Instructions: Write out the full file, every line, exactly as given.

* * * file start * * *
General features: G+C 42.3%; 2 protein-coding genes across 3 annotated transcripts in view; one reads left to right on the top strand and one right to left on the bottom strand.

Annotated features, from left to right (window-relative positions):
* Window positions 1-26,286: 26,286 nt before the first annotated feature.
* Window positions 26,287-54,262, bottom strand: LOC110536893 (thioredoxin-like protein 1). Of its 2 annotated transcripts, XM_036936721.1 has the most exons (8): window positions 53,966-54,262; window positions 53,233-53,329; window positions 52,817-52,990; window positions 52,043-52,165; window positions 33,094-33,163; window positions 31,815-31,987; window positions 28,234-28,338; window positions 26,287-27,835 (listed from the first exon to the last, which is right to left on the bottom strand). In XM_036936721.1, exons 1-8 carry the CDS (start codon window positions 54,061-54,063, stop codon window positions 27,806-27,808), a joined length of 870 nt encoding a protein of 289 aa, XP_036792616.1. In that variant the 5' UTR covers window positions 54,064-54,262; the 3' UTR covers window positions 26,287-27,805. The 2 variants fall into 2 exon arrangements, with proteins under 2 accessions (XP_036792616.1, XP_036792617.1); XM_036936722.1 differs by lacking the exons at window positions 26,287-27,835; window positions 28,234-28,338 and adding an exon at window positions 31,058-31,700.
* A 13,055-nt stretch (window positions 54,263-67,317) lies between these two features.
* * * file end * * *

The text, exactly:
General features: G+C 42.3%; 2 protein-coding genes across 3 annotated transcripts in view; one reads left to right on the top strand and one right to left on the bottom strand.

Annotated features, from left to right (window-relative positions):
* Window positions 1-26,286: 26,286 nt before the first annotated feature.
* Window positions 26,287-54,262, bottom strand: LOC110536893 (thioredoxin-like protein 1). Of its 2 annotated transcripts, XM_036936721.1 has the most exons (8): window positions 53,966-54,262; window positions 53,233-53,329; window positions 52,817-52,990; window positions 52,043-52,165; window positions 33,094-33,163; window positions 31,815-31,987; window positions 28,234-28,338; window positions 26,287-27,835 (listed from the first exon to the last, which is right to left on the bottom strand). In XM_036936721.1, exons 1-8 carry the CDS (start codon window positions 54,061-54,063, stop codon window positions 27,806-27,808), a joined length of 870 nt encoding a protein of 289 aa, XP_036792616.1. In that variant the 5' UTR covers window positions 54,064-54,262; the 3' UTR covers window positions 26,287-27,805. The 2 variants fall into 2 exon arrangements, with proteins under 2 accessions (XP_036792616.1, XP_036792617.1); XM_036936722.1 differs by lacking the exons at window positions 26,287-27,835; window positions 28,234-28,338 and adding an exon at window positions 31,058-31,700.
* A 13,055-nt stretch (window positions 54,263-67,317) lies between these two features.